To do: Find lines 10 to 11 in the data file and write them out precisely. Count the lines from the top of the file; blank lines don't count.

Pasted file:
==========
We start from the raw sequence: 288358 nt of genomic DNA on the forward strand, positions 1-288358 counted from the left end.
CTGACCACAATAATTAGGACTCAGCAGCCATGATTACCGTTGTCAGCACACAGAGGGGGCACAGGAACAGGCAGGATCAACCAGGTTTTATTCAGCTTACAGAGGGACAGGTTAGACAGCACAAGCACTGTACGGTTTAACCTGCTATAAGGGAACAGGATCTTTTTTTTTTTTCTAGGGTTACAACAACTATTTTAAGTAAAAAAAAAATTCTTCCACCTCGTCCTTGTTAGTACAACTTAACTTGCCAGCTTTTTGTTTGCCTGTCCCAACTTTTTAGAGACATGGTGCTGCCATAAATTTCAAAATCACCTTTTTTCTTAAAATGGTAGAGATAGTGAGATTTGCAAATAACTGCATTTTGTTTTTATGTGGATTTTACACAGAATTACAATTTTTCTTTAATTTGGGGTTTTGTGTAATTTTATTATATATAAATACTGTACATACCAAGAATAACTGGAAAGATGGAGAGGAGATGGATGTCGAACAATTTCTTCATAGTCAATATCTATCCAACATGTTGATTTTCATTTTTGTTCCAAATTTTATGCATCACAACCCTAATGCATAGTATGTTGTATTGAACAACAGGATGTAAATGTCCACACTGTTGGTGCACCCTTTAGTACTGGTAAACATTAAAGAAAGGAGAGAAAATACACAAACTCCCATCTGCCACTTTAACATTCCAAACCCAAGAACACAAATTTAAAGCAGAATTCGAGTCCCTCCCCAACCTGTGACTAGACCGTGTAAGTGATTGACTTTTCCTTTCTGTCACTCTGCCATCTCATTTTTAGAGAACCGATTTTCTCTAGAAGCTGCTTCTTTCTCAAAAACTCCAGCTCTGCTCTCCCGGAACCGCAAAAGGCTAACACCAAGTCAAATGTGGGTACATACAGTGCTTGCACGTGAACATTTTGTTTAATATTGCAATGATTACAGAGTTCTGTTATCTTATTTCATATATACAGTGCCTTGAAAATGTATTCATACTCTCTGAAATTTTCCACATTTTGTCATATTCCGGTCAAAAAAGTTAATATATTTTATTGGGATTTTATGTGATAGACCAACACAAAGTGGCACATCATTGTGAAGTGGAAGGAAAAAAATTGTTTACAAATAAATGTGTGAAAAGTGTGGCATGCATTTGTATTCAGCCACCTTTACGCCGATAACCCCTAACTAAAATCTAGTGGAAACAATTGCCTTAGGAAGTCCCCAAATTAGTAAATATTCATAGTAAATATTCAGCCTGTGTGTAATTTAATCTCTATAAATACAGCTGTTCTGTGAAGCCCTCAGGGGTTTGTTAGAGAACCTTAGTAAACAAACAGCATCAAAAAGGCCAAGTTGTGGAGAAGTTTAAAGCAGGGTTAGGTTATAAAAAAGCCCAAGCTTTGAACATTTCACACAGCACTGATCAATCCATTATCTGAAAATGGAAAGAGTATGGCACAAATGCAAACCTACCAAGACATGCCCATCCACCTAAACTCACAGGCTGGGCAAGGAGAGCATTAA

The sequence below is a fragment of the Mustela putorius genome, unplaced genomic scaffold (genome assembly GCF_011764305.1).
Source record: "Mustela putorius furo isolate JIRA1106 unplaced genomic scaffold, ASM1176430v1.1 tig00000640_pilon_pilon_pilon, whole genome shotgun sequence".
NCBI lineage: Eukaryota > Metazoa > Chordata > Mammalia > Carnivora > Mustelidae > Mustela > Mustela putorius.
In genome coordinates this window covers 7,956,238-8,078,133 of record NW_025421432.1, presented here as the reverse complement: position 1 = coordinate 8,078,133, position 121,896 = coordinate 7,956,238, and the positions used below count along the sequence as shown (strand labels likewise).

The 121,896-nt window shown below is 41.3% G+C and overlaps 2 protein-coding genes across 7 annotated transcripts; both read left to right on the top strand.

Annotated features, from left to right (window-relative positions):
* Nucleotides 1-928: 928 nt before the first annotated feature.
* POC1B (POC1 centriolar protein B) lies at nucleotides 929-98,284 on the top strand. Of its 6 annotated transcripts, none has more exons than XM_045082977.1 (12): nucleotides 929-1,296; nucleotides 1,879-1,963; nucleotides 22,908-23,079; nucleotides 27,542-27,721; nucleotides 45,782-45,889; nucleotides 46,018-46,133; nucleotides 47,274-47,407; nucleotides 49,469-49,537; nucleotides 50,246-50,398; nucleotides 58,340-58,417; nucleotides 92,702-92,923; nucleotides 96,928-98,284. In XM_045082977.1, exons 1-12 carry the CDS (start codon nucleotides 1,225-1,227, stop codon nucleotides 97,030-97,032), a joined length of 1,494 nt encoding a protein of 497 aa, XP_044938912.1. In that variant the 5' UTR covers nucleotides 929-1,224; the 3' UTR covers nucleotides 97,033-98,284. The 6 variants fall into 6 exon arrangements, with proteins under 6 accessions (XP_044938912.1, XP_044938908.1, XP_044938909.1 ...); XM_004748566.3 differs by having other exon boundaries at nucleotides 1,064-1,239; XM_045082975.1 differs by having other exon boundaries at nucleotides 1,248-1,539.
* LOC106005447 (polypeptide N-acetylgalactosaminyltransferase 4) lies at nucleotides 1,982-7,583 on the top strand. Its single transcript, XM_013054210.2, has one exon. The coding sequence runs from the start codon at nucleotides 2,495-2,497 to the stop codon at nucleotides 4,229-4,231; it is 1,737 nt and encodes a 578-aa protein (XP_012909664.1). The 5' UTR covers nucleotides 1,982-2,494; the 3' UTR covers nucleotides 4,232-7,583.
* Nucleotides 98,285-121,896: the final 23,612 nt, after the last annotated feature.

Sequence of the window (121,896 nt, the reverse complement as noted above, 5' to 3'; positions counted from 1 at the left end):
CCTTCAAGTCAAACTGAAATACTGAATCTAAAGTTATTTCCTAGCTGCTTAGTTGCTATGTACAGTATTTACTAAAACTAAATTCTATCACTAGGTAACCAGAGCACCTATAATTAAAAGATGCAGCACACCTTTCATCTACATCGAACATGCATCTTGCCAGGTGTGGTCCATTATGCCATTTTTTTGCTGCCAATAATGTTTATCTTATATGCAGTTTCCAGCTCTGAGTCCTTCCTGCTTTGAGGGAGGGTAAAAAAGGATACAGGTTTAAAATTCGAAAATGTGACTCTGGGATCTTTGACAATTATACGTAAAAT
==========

* POC1B (POC1 centriolar protein B) lies at nucleotides 929-98,284 on the top strand. Of its 6 annotated transcripts, none has more exons than XM_045082977.1 (12): nucleotides 929-1,296; nucleotides 1,879-1,963; nucleotides 22,908-23,079; nucleotides 27,542-27,721; nucleotides 45,782-45,889; nucleotides 46,018-46,133; nucleotides 47,274-47,407; nucleotides 49,469-49,537; nucleotides 50,246-50,398; nucleotides 58,340-58,417; nucleotides 92,702-92,923; nucleotides 96,928-98,284. In XM_045082977.1, exons 1-12 carry the CDS (start codon nucleotides 1,225-1,227, stop codon nucleotides 97,030-97,032), a joined length of 1,494 nt encoding a protein of 497 aa, XP_044938912.1. In that variant the 5' UTR covers nucleotides 929-1,224; the 3' UTR covers nucleotides 97,033-98,284. The 6 variants fall into 6 exon arrangements, with proteins under 6 accessions (XP_044938912.1, XP_044938908.1, XP_044938909.1 ...); XM_004748566.3 differs by having other exon boundaries at nucleotides 1,064-1,239; XM_045082975.1 differs by having other exon boundaries at nucleotides 1,248-1,539.
* LOC106005447 (polypeptide N-acetylgalactosaminyltransferase 4) lies at nucleotides 1,982-7,583 on the top strand. Its single transcript, XM_013054210.2, has one exon. The coding sequence runs from the start codon at nucleotides 2,495-2,497 to the stop codon at nucleotides 4,229-4,231; it is 1,737 nt and encodes a 578-aa protein (XP_012909664.1). The 5' UTR covers nucleotides 1,982-2,494; the 3' UTR covers nucleotides 4,232-7,583.